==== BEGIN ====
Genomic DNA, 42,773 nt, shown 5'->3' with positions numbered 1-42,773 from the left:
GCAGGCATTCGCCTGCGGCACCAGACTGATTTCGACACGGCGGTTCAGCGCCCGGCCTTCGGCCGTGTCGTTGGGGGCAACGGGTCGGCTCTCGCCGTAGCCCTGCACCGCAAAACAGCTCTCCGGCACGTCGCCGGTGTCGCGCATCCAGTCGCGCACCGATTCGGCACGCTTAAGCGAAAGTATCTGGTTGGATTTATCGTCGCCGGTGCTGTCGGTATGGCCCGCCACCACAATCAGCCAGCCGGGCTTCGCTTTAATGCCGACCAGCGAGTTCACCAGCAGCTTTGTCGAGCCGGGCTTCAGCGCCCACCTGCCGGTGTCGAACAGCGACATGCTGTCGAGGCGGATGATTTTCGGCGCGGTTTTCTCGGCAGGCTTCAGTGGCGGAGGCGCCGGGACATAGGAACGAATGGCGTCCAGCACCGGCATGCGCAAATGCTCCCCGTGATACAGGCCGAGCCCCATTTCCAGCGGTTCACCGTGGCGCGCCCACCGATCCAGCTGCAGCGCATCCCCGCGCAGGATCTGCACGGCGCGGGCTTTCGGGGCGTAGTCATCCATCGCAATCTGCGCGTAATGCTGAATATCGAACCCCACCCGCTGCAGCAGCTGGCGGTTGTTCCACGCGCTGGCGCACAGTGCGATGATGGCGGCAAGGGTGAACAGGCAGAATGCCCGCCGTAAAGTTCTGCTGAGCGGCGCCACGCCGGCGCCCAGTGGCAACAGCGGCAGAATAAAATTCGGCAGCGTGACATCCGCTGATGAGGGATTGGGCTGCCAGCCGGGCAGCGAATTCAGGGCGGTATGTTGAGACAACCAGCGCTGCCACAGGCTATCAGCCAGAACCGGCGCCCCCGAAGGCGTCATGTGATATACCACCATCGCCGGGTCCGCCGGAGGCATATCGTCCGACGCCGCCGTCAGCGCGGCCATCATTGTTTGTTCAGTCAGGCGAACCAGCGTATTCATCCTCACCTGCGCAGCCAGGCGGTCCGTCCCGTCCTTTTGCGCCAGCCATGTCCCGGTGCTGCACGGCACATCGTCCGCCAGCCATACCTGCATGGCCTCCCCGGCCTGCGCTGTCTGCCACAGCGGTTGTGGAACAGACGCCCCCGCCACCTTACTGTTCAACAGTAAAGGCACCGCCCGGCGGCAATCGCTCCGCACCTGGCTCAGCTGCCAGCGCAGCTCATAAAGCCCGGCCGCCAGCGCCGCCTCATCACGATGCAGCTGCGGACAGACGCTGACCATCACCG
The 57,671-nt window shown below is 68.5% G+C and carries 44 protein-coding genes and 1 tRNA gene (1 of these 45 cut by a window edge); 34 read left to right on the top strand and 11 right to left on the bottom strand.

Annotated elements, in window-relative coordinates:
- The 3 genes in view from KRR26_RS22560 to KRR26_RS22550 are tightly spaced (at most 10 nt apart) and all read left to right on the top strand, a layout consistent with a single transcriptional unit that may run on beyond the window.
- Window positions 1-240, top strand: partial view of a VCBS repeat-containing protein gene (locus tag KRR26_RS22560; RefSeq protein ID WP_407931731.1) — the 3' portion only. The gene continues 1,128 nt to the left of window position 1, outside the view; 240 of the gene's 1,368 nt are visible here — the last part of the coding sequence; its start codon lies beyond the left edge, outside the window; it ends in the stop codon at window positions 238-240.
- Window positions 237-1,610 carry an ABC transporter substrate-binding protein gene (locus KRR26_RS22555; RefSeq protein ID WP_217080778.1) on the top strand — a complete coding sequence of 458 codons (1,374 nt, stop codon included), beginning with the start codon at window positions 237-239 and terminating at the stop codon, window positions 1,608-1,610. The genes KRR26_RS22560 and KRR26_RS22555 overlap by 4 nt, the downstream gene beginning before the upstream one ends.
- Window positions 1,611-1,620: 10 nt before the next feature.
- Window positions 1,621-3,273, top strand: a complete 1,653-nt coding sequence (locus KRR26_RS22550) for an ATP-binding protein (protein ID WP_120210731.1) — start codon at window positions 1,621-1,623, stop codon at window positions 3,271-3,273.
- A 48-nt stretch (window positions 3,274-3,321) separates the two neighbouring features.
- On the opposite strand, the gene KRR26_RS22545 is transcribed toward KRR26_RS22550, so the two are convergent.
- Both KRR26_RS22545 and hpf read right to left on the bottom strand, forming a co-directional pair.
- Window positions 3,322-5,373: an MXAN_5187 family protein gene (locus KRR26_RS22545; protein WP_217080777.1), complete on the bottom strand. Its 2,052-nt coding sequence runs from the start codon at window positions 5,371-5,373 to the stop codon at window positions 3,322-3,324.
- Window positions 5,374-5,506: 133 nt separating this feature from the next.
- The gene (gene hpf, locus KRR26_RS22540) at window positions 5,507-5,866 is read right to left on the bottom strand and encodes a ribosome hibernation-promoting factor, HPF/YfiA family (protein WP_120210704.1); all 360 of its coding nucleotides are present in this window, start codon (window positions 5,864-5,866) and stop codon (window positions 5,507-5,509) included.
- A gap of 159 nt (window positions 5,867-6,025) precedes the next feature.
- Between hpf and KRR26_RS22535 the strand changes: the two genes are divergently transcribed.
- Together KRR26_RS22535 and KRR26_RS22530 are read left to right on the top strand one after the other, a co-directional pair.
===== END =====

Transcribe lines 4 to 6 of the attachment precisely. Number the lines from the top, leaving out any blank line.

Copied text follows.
Annotated elements, in window-relative coordinates:
- The 3 genes in view from KRR26_RS22560 to KRR26_RS22550 are tightly spaced (at most 10 nt apart) and all read left to right on the top strand, a layout consistent with a single transcriptional unit that may run on beyond the window.
- Window positions 1-240, top strand: partial view of a VCBS repeat-containing protein gene (locus tag KRR26_RS22560; RefSeq protein ID WP_407931731.1) — the 3' portion only. The gene continues 1,128 nt to the left of window position 1, outside the view; 240 of the gene's 1,368 nt are visible here — the last part of the coding sequence; its start codon lies beyond the left edge, outside the window; it ends in the stop codon at window positions 238-240.